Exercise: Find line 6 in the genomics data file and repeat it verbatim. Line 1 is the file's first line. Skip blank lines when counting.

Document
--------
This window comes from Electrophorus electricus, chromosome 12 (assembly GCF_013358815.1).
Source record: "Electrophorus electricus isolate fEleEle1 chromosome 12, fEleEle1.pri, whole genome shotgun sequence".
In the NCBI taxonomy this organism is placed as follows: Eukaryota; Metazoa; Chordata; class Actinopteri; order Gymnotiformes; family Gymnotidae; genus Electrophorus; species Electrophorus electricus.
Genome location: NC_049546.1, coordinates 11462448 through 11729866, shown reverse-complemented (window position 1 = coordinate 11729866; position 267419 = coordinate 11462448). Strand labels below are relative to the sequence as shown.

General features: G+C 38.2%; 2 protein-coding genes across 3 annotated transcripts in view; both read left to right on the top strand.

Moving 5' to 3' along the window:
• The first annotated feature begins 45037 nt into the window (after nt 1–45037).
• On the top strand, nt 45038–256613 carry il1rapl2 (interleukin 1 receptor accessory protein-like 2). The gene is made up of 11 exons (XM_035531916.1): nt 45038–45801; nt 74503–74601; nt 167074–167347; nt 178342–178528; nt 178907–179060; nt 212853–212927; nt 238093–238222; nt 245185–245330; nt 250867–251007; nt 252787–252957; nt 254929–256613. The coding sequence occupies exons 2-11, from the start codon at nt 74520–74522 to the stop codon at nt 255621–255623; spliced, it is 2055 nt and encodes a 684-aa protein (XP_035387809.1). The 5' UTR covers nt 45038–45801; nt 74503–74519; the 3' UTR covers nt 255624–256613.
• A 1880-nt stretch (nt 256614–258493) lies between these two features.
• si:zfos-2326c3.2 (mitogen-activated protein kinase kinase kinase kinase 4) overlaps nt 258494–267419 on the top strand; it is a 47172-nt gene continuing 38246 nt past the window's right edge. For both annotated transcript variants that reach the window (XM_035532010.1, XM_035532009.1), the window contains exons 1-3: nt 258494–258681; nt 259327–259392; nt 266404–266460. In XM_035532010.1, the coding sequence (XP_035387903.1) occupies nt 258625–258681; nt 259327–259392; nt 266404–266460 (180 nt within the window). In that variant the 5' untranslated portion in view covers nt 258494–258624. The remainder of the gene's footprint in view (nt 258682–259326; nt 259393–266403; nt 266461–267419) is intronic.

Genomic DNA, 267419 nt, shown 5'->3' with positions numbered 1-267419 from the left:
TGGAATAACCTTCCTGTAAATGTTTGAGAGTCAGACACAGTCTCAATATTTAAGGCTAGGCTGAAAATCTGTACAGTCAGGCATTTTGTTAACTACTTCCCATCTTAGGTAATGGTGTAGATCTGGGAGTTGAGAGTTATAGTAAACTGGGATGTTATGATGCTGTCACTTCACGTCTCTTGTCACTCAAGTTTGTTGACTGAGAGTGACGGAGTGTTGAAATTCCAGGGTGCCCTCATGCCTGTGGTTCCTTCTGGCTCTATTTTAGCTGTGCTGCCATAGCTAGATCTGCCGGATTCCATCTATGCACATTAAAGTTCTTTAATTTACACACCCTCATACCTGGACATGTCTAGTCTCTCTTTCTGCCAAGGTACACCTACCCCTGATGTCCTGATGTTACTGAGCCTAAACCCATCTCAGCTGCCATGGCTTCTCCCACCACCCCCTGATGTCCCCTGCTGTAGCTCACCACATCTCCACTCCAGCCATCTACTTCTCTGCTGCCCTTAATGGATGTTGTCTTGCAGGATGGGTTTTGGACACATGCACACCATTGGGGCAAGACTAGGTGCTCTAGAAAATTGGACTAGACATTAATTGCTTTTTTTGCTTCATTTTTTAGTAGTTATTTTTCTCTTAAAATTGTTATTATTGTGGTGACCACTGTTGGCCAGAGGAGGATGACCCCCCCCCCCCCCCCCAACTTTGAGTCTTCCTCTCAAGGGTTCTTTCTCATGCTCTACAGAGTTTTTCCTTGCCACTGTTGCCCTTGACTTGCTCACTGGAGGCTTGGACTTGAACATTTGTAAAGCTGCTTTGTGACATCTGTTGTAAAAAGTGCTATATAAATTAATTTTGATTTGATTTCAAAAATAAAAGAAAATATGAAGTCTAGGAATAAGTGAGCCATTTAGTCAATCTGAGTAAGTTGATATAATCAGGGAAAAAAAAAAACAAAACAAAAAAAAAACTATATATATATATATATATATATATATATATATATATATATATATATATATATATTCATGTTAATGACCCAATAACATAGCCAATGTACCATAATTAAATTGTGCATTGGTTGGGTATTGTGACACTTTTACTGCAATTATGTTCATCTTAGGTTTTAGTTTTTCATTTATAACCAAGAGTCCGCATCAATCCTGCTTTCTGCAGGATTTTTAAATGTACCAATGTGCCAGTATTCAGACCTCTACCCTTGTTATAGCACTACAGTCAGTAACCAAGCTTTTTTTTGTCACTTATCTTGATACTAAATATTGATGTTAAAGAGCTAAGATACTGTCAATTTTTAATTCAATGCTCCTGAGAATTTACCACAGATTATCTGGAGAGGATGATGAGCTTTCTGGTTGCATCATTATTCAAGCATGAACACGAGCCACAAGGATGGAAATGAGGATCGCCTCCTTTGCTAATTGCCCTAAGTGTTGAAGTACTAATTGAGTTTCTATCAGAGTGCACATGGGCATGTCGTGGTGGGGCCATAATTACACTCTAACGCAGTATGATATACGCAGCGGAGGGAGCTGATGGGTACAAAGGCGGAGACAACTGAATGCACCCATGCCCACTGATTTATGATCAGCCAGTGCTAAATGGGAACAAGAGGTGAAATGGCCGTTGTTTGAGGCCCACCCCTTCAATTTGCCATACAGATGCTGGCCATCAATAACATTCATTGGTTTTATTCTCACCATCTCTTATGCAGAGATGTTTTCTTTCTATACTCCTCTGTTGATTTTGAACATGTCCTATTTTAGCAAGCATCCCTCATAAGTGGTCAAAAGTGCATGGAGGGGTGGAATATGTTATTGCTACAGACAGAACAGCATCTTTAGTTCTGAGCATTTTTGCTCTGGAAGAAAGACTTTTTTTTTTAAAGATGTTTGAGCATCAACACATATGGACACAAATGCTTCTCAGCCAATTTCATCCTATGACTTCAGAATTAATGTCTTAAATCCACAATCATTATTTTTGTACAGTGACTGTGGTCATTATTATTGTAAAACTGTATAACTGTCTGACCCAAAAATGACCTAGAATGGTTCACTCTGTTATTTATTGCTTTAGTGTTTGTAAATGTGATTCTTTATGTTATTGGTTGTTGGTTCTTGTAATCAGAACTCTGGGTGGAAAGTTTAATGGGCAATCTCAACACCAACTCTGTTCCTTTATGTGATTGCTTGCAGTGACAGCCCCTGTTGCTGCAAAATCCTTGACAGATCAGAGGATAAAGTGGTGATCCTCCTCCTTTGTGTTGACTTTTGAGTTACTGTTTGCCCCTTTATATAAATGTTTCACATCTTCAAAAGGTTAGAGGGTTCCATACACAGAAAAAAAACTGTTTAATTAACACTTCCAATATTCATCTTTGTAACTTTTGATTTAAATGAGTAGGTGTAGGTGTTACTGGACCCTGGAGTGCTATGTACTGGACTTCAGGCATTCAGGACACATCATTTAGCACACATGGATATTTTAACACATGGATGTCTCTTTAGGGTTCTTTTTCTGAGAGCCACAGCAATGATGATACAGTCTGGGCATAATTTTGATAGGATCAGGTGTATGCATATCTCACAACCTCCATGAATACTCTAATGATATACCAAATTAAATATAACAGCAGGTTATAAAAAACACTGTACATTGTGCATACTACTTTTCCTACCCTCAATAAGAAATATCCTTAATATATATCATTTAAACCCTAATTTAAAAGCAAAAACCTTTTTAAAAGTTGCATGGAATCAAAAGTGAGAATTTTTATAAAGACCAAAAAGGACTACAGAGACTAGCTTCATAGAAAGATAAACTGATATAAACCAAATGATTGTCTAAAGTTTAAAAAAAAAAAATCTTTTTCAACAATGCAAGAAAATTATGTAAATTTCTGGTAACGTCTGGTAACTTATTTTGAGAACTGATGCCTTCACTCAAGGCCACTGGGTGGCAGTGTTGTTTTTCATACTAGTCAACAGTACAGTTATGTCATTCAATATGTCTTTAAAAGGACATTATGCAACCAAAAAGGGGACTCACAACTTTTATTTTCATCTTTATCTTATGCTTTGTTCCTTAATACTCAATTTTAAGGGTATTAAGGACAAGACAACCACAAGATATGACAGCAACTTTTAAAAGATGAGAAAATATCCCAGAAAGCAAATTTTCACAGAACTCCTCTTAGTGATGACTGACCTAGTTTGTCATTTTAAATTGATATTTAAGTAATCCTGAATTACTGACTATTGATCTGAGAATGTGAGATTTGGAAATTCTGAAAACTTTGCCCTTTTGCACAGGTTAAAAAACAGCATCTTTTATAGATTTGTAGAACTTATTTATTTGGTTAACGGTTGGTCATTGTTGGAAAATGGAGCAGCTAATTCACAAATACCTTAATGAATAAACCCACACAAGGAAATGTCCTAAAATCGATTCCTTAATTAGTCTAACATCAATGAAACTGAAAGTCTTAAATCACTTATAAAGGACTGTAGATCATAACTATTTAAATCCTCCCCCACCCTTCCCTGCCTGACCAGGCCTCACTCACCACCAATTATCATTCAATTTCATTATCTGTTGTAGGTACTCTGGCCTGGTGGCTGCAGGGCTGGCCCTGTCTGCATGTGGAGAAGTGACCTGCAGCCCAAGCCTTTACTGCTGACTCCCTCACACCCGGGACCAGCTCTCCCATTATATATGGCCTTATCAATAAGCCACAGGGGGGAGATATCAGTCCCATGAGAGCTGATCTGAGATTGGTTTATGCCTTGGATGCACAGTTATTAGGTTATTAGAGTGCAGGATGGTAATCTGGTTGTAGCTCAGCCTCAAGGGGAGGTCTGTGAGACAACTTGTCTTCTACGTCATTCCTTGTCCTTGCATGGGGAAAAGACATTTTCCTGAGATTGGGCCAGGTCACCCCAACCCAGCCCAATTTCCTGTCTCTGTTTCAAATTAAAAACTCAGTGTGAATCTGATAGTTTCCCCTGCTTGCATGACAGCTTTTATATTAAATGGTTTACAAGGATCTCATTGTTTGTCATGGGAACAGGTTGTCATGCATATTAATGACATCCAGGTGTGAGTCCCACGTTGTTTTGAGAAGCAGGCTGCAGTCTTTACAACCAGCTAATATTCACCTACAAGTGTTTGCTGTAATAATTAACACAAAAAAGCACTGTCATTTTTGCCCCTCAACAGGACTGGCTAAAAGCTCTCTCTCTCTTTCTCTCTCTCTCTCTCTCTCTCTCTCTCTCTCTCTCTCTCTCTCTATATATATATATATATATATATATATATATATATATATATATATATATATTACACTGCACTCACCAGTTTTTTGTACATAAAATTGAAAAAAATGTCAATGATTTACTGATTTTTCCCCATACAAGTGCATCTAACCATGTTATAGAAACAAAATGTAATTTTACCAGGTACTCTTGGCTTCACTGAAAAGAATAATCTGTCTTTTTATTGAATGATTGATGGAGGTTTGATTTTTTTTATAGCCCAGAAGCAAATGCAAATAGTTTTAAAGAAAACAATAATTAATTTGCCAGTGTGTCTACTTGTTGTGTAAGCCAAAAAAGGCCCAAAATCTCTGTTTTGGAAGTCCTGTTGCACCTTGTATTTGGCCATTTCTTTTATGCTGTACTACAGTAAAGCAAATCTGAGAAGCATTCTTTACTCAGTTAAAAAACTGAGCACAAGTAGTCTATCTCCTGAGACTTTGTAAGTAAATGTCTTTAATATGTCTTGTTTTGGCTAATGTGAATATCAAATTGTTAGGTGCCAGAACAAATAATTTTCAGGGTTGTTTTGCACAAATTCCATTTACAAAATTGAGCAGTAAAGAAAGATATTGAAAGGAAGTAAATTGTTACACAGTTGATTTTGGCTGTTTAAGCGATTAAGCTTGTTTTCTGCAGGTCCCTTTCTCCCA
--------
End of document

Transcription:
Moving 5' to 3' along the window: